Each week, Boise State student Katy Hudson and her husband are forced to bleach and wipe down the walls of their apartment in order to prevent large pockets of mold from forming.
“We just have mold everywhere,” Hudson said. “Now we have to use this special mold spray that doesn’t smell super great.”
Hudson contacted her property management company about the problem, only to be told leaky windows and construction material was to blame.
“They said that since it’s a brick building, that’s how it’s going to be. We kind of think they are full of it,” Hudson said.
After several failed phone calls to the property management company to have mold outbreaks addressed, Hudson and her husband decided to throw in the towel.
“We were really aggressive about it at first and they kept telling us ‘Nope, that’s just how the windows work, that’s just how brick is,’” Hudson said.
Unfortunately for Hudson and those facing similar circumstances, provisions requiring landlords and property management companies to address mold problems aren’t found in Idaho’s law books.
“When it comes to things like toxic mold or a mold invasion, that’s not in there,” said Idaho Deputy Attorney General Stephanie Guyon.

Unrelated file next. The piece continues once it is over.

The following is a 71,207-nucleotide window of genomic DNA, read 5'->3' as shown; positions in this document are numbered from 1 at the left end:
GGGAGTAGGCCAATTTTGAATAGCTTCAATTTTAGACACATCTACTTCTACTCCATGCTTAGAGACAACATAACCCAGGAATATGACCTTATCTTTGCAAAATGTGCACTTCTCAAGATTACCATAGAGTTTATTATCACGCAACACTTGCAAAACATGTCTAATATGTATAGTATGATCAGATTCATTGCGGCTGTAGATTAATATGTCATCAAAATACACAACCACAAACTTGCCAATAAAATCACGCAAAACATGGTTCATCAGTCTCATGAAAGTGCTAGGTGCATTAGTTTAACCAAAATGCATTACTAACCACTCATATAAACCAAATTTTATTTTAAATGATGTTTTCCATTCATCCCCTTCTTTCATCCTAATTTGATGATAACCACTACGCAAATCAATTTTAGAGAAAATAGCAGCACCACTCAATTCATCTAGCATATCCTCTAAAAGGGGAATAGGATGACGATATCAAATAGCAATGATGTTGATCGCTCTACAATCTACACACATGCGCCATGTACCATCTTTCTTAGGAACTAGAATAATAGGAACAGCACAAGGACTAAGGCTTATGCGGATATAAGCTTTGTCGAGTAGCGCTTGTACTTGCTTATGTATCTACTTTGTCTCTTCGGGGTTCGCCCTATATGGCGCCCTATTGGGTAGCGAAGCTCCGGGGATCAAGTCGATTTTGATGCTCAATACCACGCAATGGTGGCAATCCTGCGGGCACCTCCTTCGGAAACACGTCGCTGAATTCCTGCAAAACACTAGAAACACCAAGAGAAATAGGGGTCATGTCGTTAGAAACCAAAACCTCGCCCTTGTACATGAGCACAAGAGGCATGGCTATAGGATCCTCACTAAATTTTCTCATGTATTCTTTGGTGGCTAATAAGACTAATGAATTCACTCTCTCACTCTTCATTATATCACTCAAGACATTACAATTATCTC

State laws require property owners to repair damages to basic infrastructure that threaten tenant safety.
“The list in that statute is fairly specific, things like plumbing, wiring, tampering with smoke alarms, that kind of stuff,” Guyon said.
Tenants who feel landlords are not maintaining adequate living conditions can attempt to have their way in court.
“The tenant certainly could try that. They could do the three day notice to the landlord and if the problem isn’t taken care of, then they can go to court,” Guyon said. “Whether or not they will be successful, that’s another matter.”
Guyon said Idahoans frequently contact the Office of the Attorney General with questions regarding mold outbreak and damage, but without laws to ensure the issue is addressed, tenants are left with few options.
“It’s an unfortunate situation for a lot of Idahoans,” Guyon said.
According to the Center for Disease Control’s website, there is “sufficient evidence to link indoor exposure to mold with upper respiratory tract symptoms, cough and wheeze in otherwise healthy people.”
Hudson said she and her husband have experienced frequent coughing and respiratory issues but aren’t sure if indoor mold is to blame.
“Both of us have been sick and have had coughs but it’s hard to say it’s definitely because of the mold,” Hudson said.
As for now, Hudson is too busy and broke to take her property management company to court to have the mold issue fixed.
Since Hudson and her husband have a few months left on their lease, they have decided to wait it out and prevent potential tenants from considering the space.
“We might try to put up fliers to warn people not to rent from them,” Hudson said.